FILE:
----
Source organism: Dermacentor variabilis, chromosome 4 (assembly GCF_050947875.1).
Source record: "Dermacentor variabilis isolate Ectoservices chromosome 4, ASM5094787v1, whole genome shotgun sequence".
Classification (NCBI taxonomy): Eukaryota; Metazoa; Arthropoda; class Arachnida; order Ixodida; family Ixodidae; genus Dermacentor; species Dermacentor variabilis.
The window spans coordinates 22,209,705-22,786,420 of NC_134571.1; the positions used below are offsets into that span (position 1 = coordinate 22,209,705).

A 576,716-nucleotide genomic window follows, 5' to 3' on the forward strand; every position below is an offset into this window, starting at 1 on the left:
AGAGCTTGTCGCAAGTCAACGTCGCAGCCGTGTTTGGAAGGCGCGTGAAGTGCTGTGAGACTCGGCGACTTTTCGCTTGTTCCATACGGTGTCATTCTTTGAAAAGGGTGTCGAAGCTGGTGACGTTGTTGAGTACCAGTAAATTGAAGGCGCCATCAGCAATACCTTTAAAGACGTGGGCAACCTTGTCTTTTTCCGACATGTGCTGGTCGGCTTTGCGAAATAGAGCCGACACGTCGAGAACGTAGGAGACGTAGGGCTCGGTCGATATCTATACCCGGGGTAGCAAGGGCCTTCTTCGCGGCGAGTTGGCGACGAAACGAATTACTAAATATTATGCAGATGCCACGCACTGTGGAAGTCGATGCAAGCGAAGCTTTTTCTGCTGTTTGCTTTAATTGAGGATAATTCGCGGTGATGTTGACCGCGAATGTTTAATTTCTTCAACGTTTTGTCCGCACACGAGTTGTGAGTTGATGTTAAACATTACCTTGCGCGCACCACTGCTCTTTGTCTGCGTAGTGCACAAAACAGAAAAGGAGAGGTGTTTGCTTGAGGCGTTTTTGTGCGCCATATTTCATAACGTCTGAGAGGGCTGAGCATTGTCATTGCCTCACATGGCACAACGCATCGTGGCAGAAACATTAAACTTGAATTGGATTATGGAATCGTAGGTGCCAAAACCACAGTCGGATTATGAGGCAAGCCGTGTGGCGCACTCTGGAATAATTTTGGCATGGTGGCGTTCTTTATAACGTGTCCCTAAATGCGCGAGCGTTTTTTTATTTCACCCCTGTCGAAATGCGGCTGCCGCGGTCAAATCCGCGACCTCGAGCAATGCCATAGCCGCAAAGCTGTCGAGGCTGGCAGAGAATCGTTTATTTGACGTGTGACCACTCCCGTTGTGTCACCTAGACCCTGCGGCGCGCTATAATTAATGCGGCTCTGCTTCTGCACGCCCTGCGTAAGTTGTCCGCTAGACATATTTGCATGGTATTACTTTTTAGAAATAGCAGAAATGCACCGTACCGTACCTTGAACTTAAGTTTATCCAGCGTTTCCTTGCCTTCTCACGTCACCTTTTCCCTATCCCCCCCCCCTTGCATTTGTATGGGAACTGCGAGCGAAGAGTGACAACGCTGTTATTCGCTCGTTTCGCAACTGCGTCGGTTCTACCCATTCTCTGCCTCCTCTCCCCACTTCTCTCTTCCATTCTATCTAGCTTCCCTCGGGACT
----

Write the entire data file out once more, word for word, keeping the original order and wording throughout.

Source organism: Dermacentor variabilis, chromosome 4 (assembly GCF_050947875.1).
Source record: "Dermacentor variabilis isolate Ectoservices chromosome 4, ASM5094787v1, whole genome shotgun sequence".
Classification (NCBI taxonomy): Eukaryota; Metazoa; Arthropoda; class Arachnida; order Ixodida; family Ixodidae; genus Dermacentor; species Dermacentor variabilis.
The window spans coordinates 22,209,705-22,786,420 of NC_134571.1; the positions used below are offsets into that span (position 1 = coordinate 22,209,705).

A 576,716-nucleotide genomic window follows, 5' to 3' on the forward strand; every position below is an offset into this window, starting at 1 on the left:
AGAGCTTGTCGCAAGTCAACGTCGCAGCCGTGTTTGGAAGGCGCGTGAAGTGCTGTGAGACTCGGCGACTTTTCGCTTGTTCCATACGGTGTCATTCTTTGAAAAGGGTGTCGAAGCTGGTGACGTTGTTGAGTACCAGTAAATTGAAGGCGCCATCAGCAATACCTTTAAAGACGTGGGCAACCTTGTCTTTTTCCGACATGTGCTGGTCGGCTTTGCGAAATAGAGCCGACACGTCGAGAACGTAGGAGACGTAGGGCTCGGTCGATATCTATACCCGGGGTAGCAAGGGCCTTCTTCGCGGCGAGTTGGCGACGAAACGAATTACTAAATATTATGCAGATGCCACGCACTGTGGAAGTCGATGCAAGCGAAGCTTTTTCTGCTGTTTGCTTTAATTGAGGATAATTCGCGGTGATGTTGACCGCGAATGTTTAATTTCTTCAACGTTTTGTCCGCACACGAGTTGTGAGTTGATGTTAAACATTACCTTGCGCGCACCACTGCTCTTTGTCTGCGTAGTGCACAAAACAGAAAAGGAGAGGTGTTTGCTTGAGGCGTTTTTGTGCGCCATATTTCATAACGTCTGAGAGGGCTGAGCATTGTCATTGCCTCACATGGCACAACGCATCGTGGCAGAAACATTAAACTTGAATTGGATTATGGAATCGTAGGTGCCAAAACCACAGTCGGATTATGAGGCAAGCCGTGTGGCGCACTCTGGAATAATTTTGGCATGGTGGCGTTCTTTATAACGTGTCCCTAAATGCGCGAGCGTTTTTTTATTTCACCCCTGTCGAAATGCGGCTGCCGCGGTCAAATCCGCGACCTCGAGCAATGCCATAGCCGCAAAGCTGTCGAGGCTGGCAGAGAATCGTTTATTTGACGTGTGACCACTCCCGTTGTGTCACCTAGACCCTGCGGCGCGCTATAATTAATGCGGCTCTGCTTCTGCACGCCCTGCGTAAGTTGTCCGCTAGACATATTTGCATGGTATTACTTTTTAGAAATAGCAGAAATGCACCGTACCGTACCTTGAACTTAAGTTTATCCAGCGTTTCCTTGCCTTCTCACGTCACCTTTTCCCTATCCCCCCCCCCTTGCATTTGTATGGGAACTGCGAGCGAAGAGTGACAACGCTGTTATTCGCTCGTTTCGCAACTGCGTCGGTTCTACCCATTCTCTGCCTCCTCTCCCCACTTCTCTCTTCCATTCTATCTAGCTTCCCTCGGGACT